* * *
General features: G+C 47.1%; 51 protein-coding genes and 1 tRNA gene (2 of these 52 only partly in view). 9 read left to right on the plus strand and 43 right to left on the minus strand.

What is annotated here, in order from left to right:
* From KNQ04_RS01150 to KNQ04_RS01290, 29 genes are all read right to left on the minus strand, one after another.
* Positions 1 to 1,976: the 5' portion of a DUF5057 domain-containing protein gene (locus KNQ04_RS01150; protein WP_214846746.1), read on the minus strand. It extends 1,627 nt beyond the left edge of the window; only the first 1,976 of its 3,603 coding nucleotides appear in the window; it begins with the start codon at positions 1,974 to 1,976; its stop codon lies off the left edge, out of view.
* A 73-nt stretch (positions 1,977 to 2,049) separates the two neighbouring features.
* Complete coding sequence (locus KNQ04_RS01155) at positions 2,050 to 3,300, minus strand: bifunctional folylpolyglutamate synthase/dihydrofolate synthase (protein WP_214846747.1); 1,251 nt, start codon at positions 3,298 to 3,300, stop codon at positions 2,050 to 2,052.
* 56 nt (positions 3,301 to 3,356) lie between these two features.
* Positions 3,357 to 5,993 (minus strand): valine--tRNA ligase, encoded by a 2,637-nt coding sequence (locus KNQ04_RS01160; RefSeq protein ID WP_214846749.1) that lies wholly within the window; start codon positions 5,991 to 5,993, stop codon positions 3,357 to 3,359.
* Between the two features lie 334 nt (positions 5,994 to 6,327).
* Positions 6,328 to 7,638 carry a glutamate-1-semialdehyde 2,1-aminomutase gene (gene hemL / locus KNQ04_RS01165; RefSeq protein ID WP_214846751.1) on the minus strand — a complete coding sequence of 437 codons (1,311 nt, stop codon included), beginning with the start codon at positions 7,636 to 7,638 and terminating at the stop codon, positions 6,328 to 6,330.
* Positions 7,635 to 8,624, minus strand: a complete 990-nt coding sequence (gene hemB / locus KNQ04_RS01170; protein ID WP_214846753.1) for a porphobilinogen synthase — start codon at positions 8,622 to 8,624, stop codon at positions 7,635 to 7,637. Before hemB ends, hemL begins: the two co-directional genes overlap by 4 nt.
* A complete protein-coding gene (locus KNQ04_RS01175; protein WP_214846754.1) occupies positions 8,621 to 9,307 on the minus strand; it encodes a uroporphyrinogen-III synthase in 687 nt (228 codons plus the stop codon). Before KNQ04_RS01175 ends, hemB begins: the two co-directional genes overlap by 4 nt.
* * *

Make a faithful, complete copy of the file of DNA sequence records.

General features: G+C 47.1%; 51 protein-coding genes and 1 tRNA gene (2 of these 52 only partly in view). 9 read left to right on the plus strand and 43 right to left on the minus strand.

What is annotated here, in order from left to right:
* From KNQ04_RS01150 to KNQ04_RS01290, 29 genes are all read right to left on the minus strand, one after another.
* Positions 1 to 1,976: the 5' portion of a DUF5057 domain-containing protein gene (locus KNQ04_RS01150; protein WP_214846746.1), read on the minus strand. It extends 1,627 nt beyond the left edge of the window; only the first 1,976 of its 3,603 coding nucleotides appear in the window; it begins with the start codon at positions 1,974 to 1,976; its stop codon lies off the left edge, out of view.
* A 73-nt stretch (positions 1,977 to 2,049) separates the two neighbouring features.
* Complete coding sequence (locus KNQ04_RS01155) at positions 2,050 to 3,300, minus strand: bifunctional folylpolyglutamate synthase/dihydrofolate synthase (protein WP_214846747.1); 1,251 nt, start codon at positions 3,298 to 3,300, stop codon at positions 2,050 to 2,052.
* 56 nt (positions 3,301 to 3,356) lie between these two features.
* Positions 3,357 to 5,993 (minus strand): valine--tRNA ligase, encoded by a 2,637-nt coding sequence (locus KNQ04_RS01160; RefSeq protein ID WP_214846749.1) that lies wholly within the window; start codon positions 5,991 to 5,993, stop codon positions 3,357 to 3,359.
* Between the two features lie 334 nt (positions 5,994 to 6,327).
* Positions 6,328 to 7,638 carry a glutamate-1-semialdehyde 2,1-aminomutase gene (gene hemL / locus KNQ04_RS01165; RefSeq protein ID WP_214846751.1) on the minus strand — a complete coding sequence of 437 codons (1,311 nt, stop codon included), beginning with the start codon at positions 7,636 to 7,638 and terminating at the stop codon, positions 6,328 to 6,330.
* Positions 7,635 to 8,624, minus strand: a complete 990-nt coding sequence (gene hemB / locus KNQ04_RS01170; protein ID WP_214846753.1) for a porphobilinogen synthase — start codon at positions 8,622 to 8,624, stop codon at positions 7,635 to 7,637. Before hemB ends, hemL begins: the two co-directional genes overlap by 4 nt.
* A complete protein-coding gene (locus KNQ04_RS01175; protein WP_214846754.1) occupies positions 8,621 to 9,307 on the minus strand; it encodes a uroporphyrinogen-III synthase in 687 nt (228 codons plus the stop codon). Before KNQ04_RS01175 ends, hemB begins: the two co-directional genes overlap by 4 nt.